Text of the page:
The night with Augustino (age 3), Cecilia, Mateo, and Julio was a tragicomedy that had a wide and tuned in audience.

The people in the ice cream shop, who were used to my routine with Augustino, had grown interested in the expansion of my dates to include Mateo (8), Cecilia (7), and, last night, little Julio (2).

The workers in the coffee shop were also surprised when we ordered three frozen mochas (we already had coffee and there were only two of us). The biggest part of the show for people (employees and surrounding customers) was when four Mexican children joined us, two of them perpetually carrying their tiered chests of gum, mints, and cigarettes, and all of us carrying on in our best Spanish despite that we are all Spanish as a second-language speakers. (The kids speak an indigenous language, and this is why Augustino is sometimes so difficult to talk with). So this I guess is the comedy part.

Cecilia and Mateo asked us to name the world in English, pointing out lights, walls, tables, straws, earrings, hair, teeth and calling out: people, house, music, bus, coffee, balloon, clown, basura,taco, and tlayuda.

At one point, I pulled out my notebook. Mateo looked amazed that someone would carry around a book to write in — and pens. He asked why as I tore out a page and began writing words, including their names, which they did not recognize and the names of friends they hooted out.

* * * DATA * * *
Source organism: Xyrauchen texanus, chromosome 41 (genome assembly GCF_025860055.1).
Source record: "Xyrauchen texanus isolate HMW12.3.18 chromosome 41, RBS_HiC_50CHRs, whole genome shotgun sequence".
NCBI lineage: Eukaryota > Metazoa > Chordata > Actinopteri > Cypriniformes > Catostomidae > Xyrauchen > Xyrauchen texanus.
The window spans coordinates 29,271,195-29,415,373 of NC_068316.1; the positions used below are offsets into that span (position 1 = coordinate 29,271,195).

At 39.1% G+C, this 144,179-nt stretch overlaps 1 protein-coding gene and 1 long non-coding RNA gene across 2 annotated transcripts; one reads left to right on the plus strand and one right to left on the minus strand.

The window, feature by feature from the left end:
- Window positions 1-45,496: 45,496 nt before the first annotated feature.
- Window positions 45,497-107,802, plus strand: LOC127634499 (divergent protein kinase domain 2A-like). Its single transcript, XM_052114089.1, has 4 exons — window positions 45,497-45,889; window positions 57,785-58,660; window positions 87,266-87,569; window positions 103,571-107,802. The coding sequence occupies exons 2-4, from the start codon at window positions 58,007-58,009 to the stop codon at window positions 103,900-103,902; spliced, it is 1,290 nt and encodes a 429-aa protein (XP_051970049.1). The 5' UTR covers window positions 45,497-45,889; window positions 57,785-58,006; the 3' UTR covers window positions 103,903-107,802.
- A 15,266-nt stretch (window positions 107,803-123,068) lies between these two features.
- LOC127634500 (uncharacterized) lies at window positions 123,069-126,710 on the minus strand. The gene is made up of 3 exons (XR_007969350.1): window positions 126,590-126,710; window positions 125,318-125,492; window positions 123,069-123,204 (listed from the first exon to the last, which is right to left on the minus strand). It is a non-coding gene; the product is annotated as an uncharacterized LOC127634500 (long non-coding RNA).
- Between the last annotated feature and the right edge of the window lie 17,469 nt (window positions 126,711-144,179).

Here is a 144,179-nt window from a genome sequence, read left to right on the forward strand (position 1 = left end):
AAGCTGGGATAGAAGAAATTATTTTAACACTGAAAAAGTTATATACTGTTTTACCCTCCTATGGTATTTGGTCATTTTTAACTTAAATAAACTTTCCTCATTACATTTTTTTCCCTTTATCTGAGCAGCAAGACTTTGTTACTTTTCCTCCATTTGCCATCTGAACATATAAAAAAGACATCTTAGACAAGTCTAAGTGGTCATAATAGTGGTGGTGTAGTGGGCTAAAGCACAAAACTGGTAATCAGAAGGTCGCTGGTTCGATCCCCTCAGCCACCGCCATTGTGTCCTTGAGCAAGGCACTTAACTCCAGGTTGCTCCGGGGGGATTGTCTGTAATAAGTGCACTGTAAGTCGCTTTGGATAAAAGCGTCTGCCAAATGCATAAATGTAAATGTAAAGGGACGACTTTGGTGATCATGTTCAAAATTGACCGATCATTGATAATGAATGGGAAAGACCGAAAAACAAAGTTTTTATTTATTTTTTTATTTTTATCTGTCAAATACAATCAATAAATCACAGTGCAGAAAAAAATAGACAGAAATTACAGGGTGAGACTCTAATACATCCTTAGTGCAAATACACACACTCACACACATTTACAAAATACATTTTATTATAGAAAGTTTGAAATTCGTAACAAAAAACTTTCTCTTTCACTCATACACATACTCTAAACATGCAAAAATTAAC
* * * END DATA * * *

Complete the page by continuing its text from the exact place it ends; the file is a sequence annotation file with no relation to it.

I turned a pen over to Cecilia. She did not know how to hold it in her hands. She could not draw a flower, and she barely made a circle with a string attached for a balloon. But she could call out things she wanted to see drawn: a dog, a horse, and a man with shoes (a stick figure was not satisfactory; she wanted eyes, a nose, a mouth). I gave her two pens to practice with and a couple of sheets of paper.

While we were naming the world, Augustino would interrupt to remind us that he is the cutest of all. Clowning and charming, he was willing to earn our attention.

Part of me felt guilty that they’d spent a bustling Friday night with us instead of finding customers and patrons, especially when their father arrived carrying his larger case of cigarettes and sweets.

I gave Mateo the paper with all of the words and pictures and promised to see him, taller and even stronger, in June. He smiled and said he wouldn’t forget me.

Augustino and Julio waved as they were heading over to the wall to huddle with their mother.

Cecilia grew quiet.

It is hard to say goodbye.


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